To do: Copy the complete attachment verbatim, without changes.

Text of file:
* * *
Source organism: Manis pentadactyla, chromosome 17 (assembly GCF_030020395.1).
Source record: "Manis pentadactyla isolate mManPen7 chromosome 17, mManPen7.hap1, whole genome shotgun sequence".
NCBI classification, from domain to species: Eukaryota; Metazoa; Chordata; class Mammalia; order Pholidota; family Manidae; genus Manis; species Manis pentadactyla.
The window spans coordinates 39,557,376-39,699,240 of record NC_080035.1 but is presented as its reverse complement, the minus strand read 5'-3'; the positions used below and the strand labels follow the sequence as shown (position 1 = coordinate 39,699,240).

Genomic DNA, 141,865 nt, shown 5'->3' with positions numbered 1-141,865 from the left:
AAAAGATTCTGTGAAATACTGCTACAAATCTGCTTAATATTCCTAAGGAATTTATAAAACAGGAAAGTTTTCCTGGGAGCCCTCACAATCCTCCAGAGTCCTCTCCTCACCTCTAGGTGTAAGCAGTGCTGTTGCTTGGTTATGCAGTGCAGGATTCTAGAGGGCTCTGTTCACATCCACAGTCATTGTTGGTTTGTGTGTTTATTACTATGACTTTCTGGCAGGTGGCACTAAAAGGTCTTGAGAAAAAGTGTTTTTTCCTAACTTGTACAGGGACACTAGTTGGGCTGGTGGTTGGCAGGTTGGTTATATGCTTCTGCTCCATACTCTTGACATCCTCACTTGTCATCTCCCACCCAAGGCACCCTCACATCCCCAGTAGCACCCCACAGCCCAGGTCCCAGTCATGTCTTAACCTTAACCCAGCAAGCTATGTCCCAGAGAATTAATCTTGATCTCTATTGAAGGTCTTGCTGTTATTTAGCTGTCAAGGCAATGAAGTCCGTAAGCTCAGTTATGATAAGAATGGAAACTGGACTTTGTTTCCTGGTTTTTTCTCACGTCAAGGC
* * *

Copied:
Source organism: Manis pentadactyla, chromosome 17 (assembly GCF_030020395.1).
Source record: "Manis pentadactyla isolate mManPen7 chromosome 17, mManPen7.hap1, whole genome shotgun sequence".
NCBI classification, from domain to species: Eukaryota; Metazoa; Chordata; class Mammalia; order Pholidota; family Manidae; genus Manis; species Manis pentadactyla.
The window spans coordinates 39,557,376-39,699,240 of record NC_080035.1 but is presented as its reverse complement, the minus strand read 5'-3'; the positions used below and the strand labels follow the sequence as shown (position 1 = coordinate 39,699,240).

Genomic DNA, 141,865 nt, shown 5'->3' with positions numbered 1-141,865 from the left:
AAAAGATTCTGTGAAATACTGCTACAAATCTGCTTAATATTCCTAAGGAATTTATAAAACAGGAAAGTTTTCCTGGGAGCCCTCACAATCCTCCAGAGTCCTCTCCTCACCTCTAGGTGTAAGCAGTGCTGTTGCTTGGTTATGCAGTGCAGGATTCTAGAGGGCTCTGTTCACATCCACAGTCATTGTTGGTTTGTGTGTTTATTACTATGACTTTCTGGCAGGTGGCACTAAAAGGTCTTGAGAAAAAGTGTTTTTTCCTAACTTGTACAGGGACACTAGTTGGGCTGGTGGTTGGCAGGTTGGTTATATGCTTCTGCTCCATACTCTTGACATCCTCACTTGTCATCTCCCACCCAAGGCACCCTCACATCCCCAGTAGCACCCCACAGCCCAGGTCCCAGTCATGTCTTAACCTTAACCCAGCAAGCTATGTCCCAGAGAATTAATCTTGATCTCTATTGAAGGTCTTGCTGTTATTTAGCTGTCAAGGCAATGAAGTCCGTAAGCTCAGTTATGATAAGAATGGAAACTGGACTTTGTTTCCTGGTTTTTTCTCACGTCAAGGC